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Following in a great man’s footsteps


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Jeffrey Cabana moved to Roswell six years ago. Chances are good, he’ll be here for a long time to come.

“I just celebrated my sixth anniversary in Roswell,” he said. “I got here Jan. 6, 2013. When I got here, I couldn’t leave right away. It took a lot of resources to get here. My best friend and I were walking down the street. Out of the blue, a woman who was driving by herself pulled up to ask if we wanted a ride. We were carrying a couple of things. We said no, we were only going a couple of blocks. She said ‘OK, God bless’ and left. That was one of the moments for me. Where else in the world would a woman alone offer a ride to two guys? Roswell made me stay. The people here made me stay.”

When he arrived here, he had no idea he was following in a great man’s footsteps.

“I was born and raised in Worcester, Massachusetts,” Cabana said. “That’s also the birthplace of Robert H. Goddard. It’s funny we grew up learning about him. We never learned it was Roswell he went to. We were just told New Mexico. And if you ask most people here where he was born, they’d say Massachusetts, not Worcester. One of my kids went to the Robert H. Goddard School of Science and Technology, in Worcester. It’s a great school. I tell people he came to Roswell and became a great man, I’m working to do the same thing.”

Cabana cannot satiate his need to learn. His hunger goes back to situations well beyond his control from childhood.

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“I spent a great deal of my childhood in the hospital,” he said. “I was born with a club foot. My foot was literally 180 degrees out, while my knee was normal. I had multiple surgeries, spent a lot of time in the hospital. I did a lot of reading. I had a thirst for knowledge. The brain is like a stomach. It wants knowledge.”

Social media experience, along with a lot of time to think about the kind of man he wants to be led to some powerful decisions.

“I matured in my early 30s, he said. “I decided to live according to the non-aggression principle. I made the decision to translate that to the internet and my communications.”

Cabana was self-disciplined enough to teach himself the career he loves.

“I took online courses from MIT to become an audio engineer,” he said. “I did research to find the best textbooks used by audio institutes to teach, and I bought those books. I read them all and I practiced what they taught me and I got really good at it.”

He’s enjoyed being a part of Roswell’s growing music culture.

“I’m one half of Live and Amplified,” Cabana said. “It’s an online media group. We record and film musicians on location. Shortly after moving here, I met a couple of guys. We founded Dragon Rose music studio. I managed that place for close to three years. That’s how I got in touch with the Roswell music scene.”

He’s established himself quite happily in our town.

“I got involved with the music scene,” he said. “I met my wife here. My youngest child was born here. I also work for Chef Toddzilla’s. I love working for Kerry and Todd.”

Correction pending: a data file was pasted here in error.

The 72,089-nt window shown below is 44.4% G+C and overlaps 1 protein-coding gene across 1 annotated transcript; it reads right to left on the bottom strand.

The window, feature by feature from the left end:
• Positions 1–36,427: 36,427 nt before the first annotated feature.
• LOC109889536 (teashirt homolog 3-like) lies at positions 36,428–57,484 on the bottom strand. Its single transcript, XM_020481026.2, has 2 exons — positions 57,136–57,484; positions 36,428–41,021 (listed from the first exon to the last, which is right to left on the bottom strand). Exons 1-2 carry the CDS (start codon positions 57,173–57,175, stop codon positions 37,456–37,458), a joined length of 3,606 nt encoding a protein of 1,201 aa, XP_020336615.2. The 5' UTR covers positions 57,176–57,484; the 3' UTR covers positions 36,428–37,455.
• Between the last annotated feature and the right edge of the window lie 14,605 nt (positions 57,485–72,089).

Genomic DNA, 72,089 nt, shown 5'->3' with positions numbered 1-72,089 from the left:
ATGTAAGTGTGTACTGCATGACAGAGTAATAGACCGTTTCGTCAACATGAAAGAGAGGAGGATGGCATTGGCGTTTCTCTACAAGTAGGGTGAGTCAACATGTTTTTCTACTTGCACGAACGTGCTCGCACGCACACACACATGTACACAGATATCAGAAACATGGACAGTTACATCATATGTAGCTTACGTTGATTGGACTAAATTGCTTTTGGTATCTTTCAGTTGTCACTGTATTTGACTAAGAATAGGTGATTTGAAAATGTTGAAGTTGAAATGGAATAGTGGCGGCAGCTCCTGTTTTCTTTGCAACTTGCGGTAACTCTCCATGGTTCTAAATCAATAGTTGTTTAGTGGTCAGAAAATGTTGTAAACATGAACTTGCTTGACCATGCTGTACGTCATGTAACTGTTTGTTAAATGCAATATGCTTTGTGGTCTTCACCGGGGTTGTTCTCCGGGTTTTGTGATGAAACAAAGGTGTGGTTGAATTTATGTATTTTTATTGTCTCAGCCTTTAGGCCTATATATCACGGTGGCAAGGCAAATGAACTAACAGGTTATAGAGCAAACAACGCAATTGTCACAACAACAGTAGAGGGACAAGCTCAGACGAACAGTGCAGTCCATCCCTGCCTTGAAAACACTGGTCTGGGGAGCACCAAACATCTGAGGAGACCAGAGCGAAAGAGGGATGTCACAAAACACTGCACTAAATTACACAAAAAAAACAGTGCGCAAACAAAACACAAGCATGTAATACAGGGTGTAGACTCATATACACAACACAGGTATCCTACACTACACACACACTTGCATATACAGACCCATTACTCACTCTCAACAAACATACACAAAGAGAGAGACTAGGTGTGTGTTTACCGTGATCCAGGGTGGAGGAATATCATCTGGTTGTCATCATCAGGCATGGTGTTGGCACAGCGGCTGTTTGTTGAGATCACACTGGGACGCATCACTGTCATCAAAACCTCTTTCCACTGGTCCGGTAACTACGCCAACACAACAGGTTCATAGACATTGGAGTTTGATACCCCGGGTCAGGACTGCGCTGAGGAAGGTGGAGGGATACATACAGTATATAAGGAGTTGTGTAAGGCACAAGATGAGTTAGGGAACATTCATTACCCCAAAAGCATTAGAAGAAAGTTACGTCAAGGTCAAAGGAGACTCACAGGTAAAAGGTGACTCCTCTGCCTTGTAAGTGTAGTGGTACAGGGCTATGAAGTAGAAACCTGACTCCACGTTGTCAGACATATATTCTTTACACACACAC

Cabana is a politically oriented man who intends to serve.

“One of the best things about Roswell,” he said, “is when I ran for City Council, I heard about this economic divide. I’d never heard about that until the election. If I take my kids to the park, they’re going to be playing with kids from every neighborhood. There is no divide in Roswell. At any moment you could be having coffee with a councilman, a doctor and a construction worker. I’m going to continue to run for office. I like the way we run non-partisan in Roswell.”

He sees a need in our culture that he wants to help address.

“From age 15, I would read George Orwell’s 1984 once a year,” he said. “Then I’d give the copy to someone who I thought might get good use from it. When I look at what’s going on across the nation, people are getting kicked out of restaurants for their politics. That’s scary.”

Cabana hopes to encourage all of Roswell’s registered voters to get involved in the political process. Currently, a few people are always involved. There is no history to give them a reason to expect greater participation.

“Did you ever go to a small committee meeting here?” he asked. “They wonder what you’re doing there, and you can often be the only one there. I’ve left some meetings because it was too uncomfortable to stay.”

While running for City Council, he saw how painful change can be, especially for those in charge.

“When I was running for office,” he said, “we were asked how we felt about community-based policing vs. statistical-based policing. I said I was totally against statistical-based policing. I broke it down. I showed them how much more danger it puts them in as officers. I told them that I don’t think policing for the budget and overtime should be a thing, ever. I told them, ‘I don’t think you guys should be revenue collectors.’ The whole panel stopped and quickly changed the subject.”

Cabana understands how such disagreements can happen. It’s vital to a community for representatives to be able to work within that framework.

“Everyone has a truth,” he said. “They don’t always agree. The biggest motivator in the world is profit. You can’t force people to make changes that hurt their pocketbooks.”

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